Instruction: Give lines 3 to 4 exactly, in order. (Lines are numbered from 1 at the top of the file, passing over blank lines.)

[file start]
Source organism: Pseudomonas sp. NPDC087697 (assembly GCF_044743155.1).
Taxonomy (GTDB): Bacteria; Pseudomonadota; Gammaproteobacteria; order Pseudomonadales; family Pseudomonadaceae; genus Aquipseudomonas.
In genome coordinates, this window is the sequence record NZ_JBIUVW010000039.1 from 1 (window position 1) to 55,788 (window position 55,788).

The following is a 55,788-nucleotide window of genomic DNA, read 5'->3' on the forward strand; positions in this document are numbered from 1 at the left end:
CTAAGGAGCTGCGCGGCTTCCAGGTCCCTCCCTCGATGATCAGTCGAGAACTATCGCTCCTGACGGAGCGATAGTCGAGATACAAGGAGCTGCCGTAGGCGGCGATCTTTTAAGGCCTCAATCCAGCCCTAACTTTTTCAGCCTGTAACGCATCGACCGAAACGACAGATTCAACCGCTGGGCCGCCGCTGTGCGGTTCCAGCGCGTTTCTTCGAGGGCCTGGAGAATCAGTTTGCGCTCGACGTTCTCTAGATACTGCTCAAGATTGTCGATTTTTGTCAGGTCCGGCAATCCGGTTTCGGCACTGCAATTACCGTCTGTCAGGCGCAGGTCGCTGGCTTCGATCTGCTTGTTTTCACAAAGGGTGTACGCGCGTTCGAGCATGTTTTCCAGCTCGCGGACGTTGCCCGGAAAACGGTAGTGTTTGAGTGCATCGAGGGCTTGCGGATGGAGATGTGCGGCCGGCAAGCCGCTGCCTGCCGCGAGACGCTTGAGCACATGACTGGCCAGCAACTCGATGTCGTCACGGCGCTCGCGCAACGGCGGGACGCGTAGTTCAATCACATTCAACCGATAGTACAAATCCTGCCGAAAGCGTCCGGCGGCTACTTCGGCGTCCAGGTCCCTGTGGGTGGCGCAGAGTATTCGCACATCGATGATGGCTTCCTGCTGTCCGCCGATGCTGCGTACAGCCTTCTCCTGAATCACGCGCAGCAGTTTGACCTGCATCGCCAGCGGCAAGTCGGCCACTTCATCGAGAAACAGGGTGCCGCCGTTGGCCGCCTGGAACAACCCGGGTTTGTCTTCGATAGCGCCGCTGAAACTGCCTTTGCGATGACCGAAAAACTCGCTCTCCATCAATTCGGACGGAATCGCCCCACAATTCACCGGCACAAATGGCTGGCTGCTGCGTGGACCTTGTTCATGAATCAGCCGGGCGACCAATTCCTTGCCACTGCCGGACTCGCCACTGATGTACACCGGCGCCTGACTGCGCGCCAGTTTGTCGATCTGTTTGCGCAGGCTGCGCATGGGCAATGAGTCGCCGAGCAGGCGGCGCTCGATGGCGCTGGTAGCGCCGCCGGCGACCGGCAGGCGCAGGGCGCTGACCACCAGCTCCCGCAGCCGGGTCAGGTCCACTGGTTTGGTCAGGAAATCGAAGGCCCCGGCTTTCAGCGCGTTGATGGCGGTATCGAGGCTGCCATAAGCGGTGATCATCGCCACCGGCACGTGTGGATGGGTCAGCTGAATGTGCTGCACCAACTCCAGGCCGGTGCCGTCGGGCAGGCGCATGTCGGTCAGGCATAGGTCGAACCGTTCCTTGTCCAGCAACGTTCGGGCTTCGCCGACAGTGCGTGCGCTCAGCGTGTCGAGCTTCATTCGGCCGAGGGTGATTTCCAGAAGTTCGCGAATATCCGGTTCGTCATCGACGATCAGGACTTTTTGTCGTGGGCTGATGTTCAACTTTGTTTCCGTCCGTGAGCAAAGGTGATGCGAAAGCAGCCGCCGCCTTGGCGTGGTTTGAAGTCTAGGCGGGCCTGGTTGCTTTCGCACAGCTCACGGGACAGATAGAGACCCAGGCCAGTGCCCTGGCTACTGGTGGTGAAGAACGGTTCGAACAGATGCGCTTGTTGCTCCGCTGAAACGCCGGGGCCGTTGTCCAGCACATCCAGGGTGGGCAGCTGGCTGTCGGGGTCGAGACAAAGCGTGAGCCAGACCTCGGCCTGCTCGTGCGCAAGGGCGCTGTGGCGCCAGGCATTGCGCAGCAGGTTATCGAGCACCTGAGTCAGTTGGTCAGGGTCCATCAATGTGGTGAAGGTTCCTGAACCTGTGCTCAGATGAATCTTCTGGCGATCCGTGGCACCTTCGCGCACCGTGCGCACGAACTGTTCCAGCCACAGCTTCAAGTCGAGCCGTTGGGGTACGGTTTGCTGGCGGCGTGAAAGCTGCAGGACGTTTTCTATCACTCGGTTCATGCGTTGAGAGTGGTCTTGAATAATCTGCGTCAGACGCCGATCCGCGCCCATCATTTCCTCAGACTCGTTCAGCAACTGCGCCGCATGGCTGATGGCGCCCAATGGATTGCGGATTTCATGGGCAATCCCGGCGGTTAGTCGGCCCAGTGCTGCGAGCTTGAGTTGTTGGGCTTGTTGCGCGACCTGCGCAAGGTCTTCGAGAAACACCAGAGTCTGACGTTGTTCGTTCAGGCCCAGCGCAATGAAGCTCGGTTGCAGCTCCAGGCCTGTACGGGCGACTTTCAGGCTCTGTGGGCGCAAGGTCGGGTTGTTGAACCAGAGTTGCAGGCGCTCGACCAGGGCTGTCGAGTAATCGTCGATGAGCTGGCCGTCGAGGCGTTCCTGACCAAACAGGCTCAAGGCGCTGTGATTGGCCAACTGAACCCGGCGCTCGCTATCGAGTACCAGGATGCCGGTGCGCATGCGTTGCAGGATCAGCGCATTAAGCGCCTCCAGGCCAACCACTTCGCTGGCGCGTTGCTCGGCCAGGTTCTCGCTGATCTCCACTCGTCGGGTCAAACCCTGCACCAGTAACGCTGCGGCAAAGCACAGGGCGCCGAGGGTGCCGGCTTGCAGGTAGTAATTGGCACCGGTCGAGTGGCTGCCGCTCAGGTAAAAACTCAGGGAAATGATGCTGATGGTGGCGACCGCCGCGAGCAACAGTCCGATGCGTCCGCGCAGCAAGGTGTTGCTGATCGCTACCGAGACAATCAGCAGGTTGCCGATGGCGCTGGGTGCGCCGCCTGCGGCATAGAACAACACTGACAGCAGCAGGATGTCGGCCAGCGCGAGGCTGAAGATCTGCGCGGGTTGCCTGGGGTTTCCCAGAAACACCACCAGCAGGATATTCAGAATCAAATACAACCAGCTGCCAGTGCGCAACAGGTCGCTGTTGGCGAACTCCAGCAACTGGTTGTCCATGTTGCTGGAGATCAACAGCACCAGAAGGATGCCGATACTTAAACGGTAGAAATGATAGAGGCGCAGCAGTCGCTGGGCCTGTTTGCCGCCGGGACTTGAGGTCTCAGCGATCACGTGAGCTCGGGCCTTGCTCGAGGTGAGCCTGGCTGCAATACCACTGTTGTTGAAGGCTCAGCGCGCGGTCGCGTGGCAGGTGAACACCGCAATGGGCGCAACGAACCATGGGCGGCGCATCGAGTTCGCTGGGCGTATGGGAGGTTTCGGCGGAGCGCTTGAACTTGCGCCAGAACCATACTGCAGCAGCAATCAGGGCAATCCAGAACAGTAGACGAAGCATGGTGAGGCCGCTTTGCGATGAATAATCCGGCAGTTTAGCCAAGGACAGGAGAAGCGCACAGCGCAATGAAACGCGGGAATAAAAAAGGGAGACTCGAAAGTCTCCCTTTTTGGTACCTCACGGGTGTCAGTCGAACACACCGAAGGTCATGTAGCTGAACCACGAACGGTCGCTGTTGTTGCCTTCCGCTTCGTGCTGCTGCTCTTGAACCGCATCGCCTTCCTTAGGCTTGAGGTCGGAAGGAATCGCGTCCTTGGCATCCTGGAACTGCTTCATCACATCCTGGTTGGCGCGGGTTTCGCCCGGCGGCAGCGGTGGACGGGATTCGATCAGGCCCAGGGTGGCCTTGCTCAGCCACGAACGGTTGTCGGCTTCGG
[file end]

In genome coordinates, this window is the sequence record NZ_JBIUVW010000039.1 from 1 (window position 1) to 55,788 (window position 55,788).

The following is a 55,788-nucleotide window of genomic DNA, read 5'->3' on the forward strand; positions in this document are numbered from 1 at the left end: